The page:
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No. 16 Women’s Basketball’s Historic Season Comes to an End in the Program’s First-Ever Sweet 16

No. 16 Women’s Basketball’s Historic Season Comes to an End in the Program’s First-Ever Sweet 16

EASTON, Mass. – Trailing by as many as 11 in the second half, the No. 16 University of the Sciences women's basketball battled a sold out crowd to cut the deficit to two entering the fourth quarter, but the Devils ran of gas in a 71-61 loss at No. 11 Stonehill in the East Region Final on Monday night.

"We lost to a really good team. It was a very tough environment, but I am really proud of our team," said head coach Jackie Hartzell. "We fought to the end, and I am really proud of all of our coaches and players."

USciences' (30-4) historic season, a campaign in which the Devils set school records for wins, regular season victories (25), win-streak (18) and national ranking (No. 11), comes to an end in the program's first-ever Sweet 16 appearance.

Trailing 40-29 with 6:57 remaining in the third, University of the Sciences closed out the quarter on a 13-4 run cut the deficit to two entering the fourth, but the Devils could never pull even.

Jordan Vitelli beat the third quarter buzzer to make the score 44-42 with 10 minutes to play.  Sarah Abbonizio and Alex Thomas - who were both named to the NCAA East Region All-Tournament Team - had combined for nine of the first 10 points in the stretch, with the defense holding Stonehill to just four points over the final 6:57 of the quarter.  

The Skyhawks (31-3) scored the first four points of the fourth, but Thomas came right back with the next four to cut the deficit to two, 46-48, once more with 8:30 to go.

Stonehill always had an answer though, this time scoring five straight to extend the advantage back to seven.

Twice USciences was able to get as close as five, including when Abbonizio made two free throws with 5:36 showing, but the Devils never could make it a single-possession game again.

Stonehill's final 10 points came via the foul line, with the Skyhawks making 10-of-12 free throws over the final three minutes.

Abbonizio, a senior, played all 40 minutes, matching her career-high of 27 points in her final career game. The 27 points were nine more than any other player, and she also pulled down a team-high six rebounds.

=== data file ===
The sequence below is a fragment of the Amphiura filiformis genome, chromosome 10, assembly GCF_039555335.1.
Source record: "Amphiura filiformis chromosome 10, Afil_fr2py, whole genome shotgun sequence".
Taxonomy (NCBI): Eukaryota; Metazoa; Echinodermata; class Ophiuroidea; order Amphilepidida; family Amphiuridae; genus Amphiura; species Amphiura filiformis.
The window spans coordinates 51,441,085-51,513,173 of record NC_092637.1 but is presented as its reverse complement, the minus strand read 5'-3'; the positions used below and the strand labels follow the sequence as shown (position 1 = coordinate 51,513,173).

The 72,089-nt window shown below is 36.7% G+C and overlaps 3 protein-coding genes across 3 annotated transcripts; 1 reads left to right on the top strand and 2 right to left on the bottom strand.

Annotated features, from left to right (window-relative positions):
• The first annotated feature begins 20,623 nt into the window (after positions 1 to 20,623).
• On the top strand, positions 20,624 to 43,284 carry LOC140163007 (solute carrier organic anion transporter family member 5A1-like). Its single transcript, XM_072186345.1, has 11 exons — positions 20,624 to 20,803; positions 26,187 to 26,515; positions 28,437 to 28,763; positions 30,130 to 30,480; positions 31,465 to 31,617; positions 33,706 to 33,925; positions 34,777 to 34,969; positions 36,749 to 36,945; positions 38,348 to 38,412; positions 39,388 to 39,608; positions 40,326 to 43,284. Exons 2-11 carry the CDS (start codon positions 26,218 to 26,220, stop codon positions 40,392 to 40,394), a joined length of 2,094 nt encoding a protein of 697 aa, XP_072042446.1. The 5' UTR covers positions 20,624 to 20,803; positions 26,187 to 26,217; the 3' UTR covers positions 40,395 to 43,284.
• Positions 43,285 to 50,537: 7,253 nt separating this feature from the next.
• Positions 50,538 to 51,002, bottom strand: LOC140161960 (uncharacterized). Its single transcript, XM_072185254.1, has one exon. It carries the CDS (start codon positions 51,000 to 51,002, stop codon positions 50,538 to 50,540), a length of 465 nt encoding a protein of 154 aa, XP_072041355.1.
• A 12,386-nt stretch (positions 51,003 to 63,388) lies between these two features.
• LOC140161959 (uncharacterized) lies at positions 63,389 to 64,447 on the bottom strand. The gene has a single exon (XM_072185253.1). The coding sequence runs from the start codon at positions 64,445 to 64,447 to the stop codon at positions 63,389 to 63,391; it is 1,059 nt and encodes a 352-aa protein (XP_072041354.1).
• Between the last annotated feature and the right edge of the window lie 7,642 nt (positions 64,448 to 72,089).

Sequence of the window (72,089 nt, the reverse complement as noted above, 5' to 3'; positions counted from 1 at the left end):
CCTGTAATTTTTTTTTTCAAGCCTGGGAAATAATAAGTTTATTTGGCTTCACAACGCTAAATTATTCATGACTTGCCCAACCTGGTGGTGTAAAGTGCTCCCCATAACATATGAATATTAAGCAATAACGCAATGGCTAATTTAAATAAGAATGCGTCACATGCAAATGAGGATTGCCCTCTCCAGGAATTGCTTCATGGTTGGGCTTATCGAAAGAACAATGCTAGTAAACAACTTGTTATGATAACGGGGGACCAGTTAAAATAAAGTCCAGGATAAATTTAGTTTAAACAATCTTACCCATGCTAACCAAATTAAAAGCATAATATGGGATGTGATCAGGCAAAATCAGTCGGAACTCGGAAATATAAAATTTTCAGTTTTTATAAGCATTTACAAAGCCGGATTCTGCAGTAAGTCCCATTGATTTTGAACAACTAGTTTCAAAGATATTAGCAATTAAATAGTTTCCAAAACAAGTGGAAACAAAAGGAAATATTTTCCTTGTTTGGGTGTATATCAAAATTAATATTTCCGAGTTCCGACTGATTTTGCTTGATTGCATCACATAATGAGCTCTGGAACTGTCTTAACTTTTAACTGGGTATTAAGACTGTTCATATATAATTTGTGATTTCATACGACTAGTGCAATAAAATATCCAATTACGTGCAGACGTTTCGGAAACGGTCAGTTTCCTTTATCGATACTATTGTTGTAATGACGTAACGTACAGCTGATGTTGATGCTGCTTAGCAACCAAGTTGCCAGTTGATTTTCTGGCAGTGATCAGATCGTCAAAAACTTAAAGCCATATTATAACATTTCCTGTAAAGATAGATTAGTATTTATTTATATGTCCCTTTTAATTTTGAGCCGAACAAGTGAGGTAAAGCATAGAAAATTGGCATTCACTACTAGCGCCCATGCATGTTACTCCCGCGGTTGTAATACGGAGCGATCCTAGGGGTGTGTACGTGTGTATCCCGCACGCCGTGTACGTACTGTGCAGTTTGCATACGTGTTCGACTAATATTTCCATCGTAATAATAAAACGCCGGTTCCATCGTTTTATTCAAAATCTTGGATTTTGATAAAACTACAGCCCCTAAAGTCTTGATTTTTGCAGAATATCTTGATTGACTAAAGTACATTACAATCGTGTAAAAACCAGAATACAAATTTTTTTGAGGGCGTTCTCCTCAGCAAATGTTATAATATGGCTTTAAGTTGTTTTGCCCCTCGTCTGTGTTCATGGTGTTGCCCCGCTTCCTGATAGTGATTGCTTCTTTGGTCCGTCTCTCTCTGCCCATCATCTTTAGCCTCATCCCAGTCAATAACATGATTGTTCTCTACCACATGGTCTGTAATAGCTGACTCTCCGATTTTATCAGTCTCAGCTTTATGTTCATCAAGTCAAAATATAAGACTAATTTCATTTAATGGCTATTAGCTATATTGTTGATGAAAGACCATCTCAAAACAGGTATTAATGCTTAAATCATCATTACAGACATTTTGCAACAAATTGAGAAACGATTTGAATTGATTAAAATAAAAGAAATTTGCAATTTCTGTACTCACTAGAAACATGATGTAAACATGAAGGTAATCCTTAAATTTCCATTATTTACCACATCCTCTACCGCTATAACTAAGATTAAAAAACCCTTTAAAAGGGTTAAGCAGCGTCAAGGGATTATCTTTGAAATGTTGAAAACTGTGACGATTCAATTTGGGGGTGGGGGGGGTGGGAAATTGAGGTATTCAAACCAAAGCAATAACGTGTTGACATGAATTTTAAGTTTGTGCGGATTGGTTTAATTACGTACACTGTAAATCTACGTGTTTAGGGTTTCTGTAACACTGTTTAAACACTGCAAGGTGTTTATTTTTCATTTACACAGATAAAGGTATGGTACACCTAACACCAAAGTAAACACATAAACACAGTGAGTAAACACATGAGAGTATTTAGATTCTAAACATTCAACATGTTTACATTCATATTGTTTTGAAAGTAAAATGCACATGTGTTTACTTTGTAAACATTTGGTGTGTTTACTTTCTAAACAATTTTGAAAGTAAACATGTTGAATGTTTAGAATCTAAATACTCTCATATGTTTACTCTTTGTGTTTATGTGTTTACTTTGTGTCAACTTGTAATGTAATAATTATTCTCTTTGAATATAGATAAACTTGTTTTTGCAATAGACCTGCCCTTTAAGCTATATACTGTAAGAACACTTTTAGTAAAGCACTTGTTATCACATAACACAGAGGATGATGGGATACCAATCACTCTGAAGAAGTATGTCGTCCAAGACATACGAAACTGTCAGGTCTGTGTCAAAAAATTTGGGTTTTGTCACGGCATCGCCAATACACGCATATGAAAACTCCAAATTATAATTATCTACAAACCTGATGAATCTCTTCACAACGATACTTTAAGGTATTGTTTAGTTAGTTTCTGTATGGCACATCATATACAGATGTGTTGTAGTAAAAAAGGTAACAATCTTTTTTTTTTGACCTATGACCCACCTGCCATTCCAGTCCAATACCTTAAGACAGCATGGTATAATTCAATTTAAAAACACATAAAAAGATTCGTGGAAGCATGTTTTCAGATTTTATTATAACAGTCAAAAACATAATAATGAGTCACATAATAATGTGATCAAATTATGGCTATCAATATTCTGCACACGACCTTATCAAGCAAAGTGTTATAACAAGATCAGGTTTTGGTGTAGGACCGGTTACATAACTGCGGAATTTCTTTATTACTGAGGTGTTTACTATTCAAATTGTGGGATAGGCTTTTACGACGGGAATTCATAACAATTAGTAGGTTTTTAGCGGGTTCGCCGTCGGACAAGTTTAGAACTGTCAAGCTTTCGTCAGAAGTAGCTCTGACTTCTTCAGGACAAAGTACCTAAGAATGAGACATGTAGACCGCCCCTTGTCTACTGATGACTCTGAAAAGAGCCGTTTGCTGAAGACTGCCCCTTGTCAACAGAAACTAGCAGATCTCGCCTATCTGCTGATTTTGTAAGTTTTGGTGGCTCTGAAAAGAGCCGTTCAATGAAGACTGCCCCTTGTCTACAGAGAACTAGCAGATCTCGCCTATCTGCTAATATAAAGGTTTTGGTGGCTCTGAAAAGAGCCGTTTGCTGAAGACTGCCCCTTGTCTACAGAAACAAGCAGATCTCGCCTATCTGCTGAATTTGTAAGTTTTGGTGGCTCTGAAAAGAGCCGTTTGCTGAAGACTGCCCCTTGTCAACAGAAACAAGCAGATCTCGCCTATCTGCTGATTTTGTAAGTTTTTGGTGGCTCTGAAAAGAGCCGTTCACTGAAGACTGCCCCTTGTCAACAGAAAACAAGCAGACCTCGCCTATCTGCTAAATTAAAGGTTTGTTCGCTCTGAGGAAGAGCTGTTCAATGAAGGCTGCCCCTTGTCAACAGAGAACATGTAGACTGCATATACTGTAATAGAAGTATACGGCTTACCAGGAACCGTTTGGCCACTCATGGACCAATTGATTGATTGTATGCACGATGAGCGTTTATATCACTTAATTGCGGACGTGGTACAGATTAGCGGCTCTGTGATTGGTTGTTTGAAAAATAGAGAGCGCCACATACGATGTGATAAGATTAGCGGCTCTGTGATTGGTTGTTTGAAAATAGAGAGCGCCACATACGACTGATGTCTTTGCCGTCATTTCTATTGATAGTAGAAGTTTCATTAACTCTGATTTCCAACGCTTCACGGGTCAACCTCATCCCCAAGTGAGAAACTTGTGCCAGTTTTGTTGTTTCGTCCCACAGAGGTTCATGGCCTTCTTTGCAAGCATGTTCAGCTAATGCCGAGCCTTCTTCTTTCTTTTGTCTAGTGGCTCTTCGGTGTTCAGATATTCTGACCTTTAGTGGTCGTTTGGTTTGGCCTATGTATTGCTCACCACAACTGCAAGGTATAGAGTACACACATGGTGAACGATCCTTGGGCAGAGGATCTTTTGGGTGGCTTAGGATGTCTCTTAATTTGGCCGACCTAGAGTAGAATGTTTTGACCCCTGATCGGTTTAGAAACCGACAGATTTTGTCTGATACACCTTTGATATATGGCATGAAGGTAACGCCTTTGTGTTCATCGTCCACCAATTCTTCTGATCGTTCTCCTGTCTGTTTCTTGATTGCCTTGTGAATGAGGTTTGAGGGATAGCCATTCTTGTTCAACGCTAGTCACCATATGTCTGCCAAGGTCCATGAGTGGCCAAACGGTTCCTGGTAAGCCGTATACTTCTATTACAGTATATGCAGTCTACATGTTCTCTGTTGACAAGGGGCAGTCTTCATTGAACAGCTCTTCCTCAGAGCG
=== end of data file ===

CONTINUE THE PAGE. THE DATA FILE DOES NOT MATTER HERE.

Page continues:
She ends her career eighth all-time with 1,299 career points, while her 540 points this season rank fifth in the program's single-season history.

Abbonizio also ends her career tied for third, with Thomas and Colleen Walsh, with 167 career 3-pointers.

"Our work ethic and our determination to make this program into something special has worked. I think we put ourselves on the map," said Abbonizio. "I really appreciate the coaching staff and everybody on the team; they are my best friends. I made a lot of relationships I would not have made had I not come, and I am really thankful for this opportunity."

Laura Trisch's storied career also came to an end, with the senior finishing fourth all-time with 128 career blocks and ninth all-time with 699 career rebounds. 

"I am really proud of how hard we have worked to put our school on the map," added Trisch. "We have all struggled through things, but we just pick each other up. The way that we were able to turn the direction of our team around, and make these last two years so successful… I am just so proud of everyone. It has been the best four years of my life, and I know we lost but I would not trade it for anything."

Other seniors whose career ended on Monday night included Molly Greenberg, Haley Helms and Mary Kate Brokans.

"They have been amazing. They have put us on the map," said Hartzell. "It has been all about the team from day one, and that has definitely allowed us to be successful. Any success our program has moving forward is because of this senior class."

Thomas and Ye were second on the team with 11 points each.

Thomas made two 3-pointers to finish tied for third in the program's single-season history with 65 trifectas this season, while Walsh made one to finish tied for fifth with 64.

University of the Sciences could not overcome 36.4 percent shooting (20-of-55), including going 4-of-18 (22.2 percent) from 3-point range.

Stonehill on the other hand shot 47.1 percent (24-of-51), including 8-of-19 (42.1) from beyond the arc. The Skyhawks shot 59.1 percent (13-of-22) in the first half, making 6-of-10 3-pointers, to jump out to a nine-point halftime advantage.

Neither team led by more than four points in a first quarter that featured four lead changes and one tie, and Abbonizio scored the first basket of the second to cut a four-point deficit to 14-16.

Stonehill made back-to-back 3-pointers though, to take what at the time was the half's largest advantage, 22-14, with 7:22 to go in the half.

The two team's traded baskets, and University of the Sciences then scored eight straight points on a Thomas 3-pointer, Abbonizio layup and Walsh trifecta to tie the score for the only time in the quarter, 24-24, 2:45 later.

Stonehill responded with back-to-back 3-pointers to begin an 11-2 run over the final 3:10, capped by a layup six seconds ahead of the halftime buzzer to take the largest lead of the half, 35-26, into the locker room.

That lead stayed between eight and 11 until USciences made its third quarter run.